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at least take to give us credial Chamber of
Him for our own enjoyments, by endeavouring to augment the happiness of others.
But let the Commercial Chamber of Nantes acknowledge, if they will not give us credit for these benevolent motives, that we at least take shame to ourselves, when we confess the guilt and cruelty of practices, of which we ourselves had by far the greatest share. We are the rather bound to endeavour to prevail on other nations to abstain from this inhuman traffic, because we cannot but be conscious, that we may have drawn others into it by our example; and therefore, that no small portion of the miseries of Africa may be justly chargeable on us. But, farther, were we to satisfy ourselves by merely withdrawing from the trade ourselves, surely there might be reason to fear, that other nations would occupy the void which should be caused by our retiring ; and thus, though we might have wiped away the bloody stain from the character of our own nation, Africa might profit nothing from the change, We were compelled, therefore, by the most sacred obligations of duty, to stand forward, and proclaim to the world the wickedness and cruelty of our former conduct; that, as we had been foremost in the crime, we might be most active and exemplary in our repentance. Animated by these generous and humane motives, we looked around for coadjutors. In whom was it so natural for us to hope to find them, as in your countrymen? Nor am I discouraged by the rejection of our proposal and the misconstruction of our motives, by the merchants of Nantes; the case was the same among ourselves. It is natural, that the old prejudices and errors should linger longest in the place where the Slave Trade had been carried on most extensively ; that they, whose friends and connexions had been concerned in the traffic, should cling to old opinions, and refuse to admit unpleasant truths. But, surely, we may expect better things from the higher classes of your countrymen. They stand on a higher level : their views extend farther and take a wider range. It is their office, therefore, and I trust they will fulfil its duties, to point the way to truth and wisdom; and it is theirs to provide against the evils which an obstinate adherence to ancient principles would infallibly produce; it is theirs to prevent the wealth of their country, that seed corn, which, sown in a proper soil, would bring forth an abundant harvest, from being consumed in speculations of injustice and cruelty, from which it would soon be driven by the execration of mankind. Encourage, rather, its employment in a legitimate commerce, in which every step that is taken, even in Africa itself, will open your way to new fields of enterprise, of boundless extent and inestimable produce. Your people not being yet informed concerning the nature of the Slave Trade, it might appear to you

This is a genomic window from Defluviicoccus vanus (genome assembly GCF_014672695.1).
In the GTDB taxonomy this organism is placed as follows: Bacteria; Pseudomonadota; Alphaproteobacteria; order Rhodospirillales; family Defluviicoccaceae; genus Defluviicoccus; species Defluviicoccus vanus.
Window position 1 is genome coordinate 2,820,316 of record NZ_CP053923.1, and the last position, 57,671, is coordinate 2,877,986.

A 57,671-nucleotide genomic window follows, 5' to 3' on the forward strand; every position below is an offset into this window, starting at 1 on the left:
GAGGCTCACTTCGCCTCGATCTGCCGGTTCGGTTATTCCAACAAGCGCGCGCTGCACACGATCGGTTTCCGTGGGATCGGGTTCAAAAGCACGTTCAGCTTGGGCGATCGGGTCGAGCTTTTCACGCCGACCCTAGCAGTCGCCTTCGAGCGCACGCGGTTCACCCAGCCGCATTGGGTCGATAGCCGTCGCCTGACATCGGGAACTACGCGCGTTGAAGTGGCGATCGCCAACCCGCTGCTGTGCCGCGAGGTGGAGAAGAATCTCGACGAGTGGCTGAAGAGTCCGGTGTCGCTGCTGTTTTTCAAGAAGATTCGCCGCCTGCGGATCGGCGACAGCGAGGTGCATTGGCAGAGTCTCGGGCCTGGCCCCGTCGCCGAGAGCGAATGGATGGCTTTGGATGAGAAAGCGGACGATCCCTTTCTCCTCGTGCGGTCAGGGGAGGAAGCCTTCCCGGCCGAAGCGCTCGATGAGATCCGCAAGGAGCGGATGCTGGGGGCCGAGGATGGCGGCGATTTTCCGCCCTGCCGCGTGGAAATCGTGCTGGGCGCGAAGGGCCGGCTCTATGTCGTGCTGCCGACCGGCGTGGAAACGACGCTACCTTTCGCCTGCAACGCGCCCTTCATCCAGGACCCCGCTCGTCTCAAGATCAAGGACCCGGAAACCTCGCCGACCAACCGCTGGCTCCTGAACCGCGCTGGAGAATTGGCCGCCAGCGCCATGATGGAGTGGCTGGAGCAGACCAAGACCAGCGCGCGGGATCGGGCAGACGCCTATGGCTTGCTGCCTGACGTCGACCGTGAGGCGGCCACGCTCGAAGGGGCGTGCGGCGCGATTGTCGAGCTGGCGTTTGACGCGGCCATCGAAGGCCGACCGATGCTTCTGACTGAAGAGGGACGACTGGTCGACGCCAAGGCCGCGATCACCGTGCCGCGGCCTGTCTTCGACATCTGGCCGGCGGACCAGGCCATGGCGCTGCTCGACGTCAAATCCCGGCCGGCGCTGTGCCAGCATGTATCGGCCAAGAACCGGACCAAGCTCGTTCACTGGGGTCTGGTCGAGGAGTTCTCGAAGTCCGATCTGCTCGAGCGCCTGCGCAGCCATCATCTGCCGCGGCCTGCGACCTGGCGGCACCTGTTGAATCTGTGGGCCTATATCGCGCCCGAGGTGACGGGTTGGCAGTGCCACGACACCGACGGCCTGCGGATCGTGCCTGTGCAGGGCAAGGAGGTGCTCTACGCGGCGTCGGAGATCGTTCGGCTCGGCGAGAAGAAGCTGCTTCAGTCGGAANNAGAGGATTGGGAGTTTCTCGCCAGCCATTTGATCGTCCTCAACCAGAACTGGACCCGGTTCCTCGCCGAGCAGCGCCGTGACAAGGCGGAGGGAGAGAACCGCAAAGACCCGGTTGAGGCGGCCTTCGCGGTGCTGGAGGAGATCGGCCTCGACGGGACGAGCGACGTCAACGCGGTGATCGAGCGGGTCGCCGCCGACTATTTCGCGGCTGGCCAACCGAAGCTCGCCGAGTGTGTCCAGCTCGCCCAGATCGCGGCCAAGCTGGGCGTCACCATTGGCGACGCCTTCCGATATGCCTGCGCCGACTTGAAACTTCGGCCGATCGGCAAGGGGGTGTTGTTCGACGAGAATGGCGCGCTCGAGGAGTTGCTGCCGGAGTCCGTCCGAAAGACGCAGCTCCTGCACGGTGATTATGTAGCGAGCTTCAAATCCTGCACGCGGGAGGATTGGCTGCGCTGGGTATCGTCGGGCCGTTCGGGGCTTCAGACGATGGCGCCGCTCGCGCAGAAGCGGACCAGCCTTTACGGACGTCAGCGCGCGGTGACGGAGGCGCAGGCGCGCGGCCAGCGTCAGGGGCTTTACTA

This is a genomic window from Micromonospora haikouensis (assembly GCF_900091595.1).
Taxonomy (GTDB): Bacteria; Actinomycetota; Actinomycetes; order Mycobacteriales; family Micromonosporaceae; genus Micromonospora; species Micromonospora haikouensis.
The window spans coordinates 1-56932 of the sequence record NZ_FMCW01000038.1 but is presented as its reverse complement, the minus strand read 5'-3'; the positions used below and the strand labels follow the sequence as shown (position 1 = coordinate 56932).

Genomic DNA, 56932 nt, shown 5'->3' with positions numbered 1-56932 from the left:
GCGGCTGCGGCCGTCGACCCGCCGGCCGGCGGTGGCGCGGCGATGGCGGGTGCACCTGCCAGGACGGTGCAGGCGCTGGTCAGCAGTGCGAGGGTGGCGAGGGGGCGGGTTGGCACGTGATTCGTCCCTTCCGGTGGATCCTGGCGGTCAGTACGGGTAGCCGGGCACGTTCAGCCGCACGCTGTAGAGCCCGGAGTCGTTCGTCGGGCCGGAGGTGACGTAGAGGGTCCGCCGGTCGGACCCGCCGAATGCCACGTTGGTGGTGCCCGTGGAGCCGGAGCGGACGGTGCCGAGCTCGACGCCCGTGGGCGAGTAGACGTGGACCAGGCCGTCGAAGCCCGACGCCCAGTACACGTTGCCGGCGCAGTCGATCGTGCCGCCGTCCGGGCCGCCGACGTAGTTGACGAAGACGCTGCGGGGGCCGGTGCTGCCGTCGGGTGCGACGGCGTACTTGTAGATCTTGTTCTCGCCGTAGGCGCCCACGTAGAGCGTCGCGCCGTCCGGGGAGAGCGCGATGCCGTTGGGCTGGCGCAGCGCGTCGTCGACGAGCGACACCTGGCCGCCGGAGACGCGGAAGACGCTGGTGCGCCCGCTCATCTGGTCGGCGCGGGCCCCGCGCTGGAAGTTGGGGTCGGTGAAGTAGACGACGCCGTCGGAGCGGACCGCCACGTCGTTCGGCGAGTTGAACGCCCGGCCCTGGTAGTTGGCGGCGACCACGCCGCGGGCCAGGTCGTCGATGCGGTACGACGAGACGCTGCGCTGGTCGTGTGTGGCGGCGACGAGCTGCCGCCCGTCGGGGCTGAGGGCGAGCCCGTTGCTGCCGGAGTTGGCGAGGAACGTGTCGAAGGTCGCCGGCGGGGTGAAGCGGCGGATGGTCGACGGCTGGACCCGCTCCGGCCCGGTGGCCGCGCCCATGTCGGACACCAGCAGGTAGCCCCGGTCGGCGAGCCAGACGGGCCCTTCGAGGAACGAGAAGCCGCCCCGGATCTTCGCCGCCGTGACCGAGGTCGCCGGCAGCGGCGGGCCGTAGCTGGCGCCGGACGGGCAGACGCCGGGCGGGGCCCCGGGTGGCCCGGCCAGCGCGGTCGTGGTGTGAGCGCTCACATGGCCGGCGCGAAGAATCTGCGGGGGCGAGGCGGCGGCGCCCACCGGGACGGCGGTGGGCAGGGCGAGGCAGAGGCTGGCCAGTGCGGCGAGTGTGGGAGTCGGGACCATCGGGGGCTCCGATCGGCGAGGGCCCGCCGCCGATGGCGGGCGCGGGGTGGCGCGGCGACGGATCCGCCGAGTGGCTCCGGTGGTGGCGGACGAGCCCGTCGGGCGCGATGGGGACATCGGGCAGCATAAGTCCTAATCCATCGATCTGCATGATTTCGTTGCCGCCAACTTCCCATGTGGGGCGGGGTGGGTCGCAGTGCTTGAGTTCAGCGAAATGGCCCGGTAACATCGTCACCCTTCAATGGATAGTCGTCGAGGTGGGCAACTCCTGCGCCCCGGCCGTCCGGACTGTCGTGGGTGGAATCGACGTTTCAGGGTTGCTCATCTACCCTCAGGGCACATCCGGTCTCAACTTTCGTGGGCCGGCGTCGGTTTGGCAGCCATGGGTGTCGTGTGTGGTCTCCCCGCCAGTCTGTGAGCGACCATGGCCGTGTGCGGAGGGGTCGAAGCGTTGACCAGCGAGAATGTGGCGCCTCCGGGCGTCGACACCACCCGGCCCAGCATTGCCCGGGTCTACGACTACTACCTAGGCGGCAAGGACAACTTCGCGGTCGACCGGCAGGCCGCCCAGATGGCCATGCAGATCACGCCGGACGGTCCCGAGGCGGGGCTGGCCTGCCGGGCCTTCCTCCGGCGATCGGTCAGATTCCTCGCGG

expedient to treat the public mind gently, and propose its termi. nation after five years, rather than its immediate abolition, But I cannot doubt, that, thoroughly conversant as you are with the principles of commerce, you will see the inexpediency of suffering your merchants merely to enter into a traffic, which, in five years, you mean to abandon. If, indeed, I could suppose it possible that it could be intended to suffer the French Slave Trade to be carried on for five years, altogether without restriction, I should indeed shudder at the frightful consequences, which would probably follow, both in Africa and in the Western Hemisphere.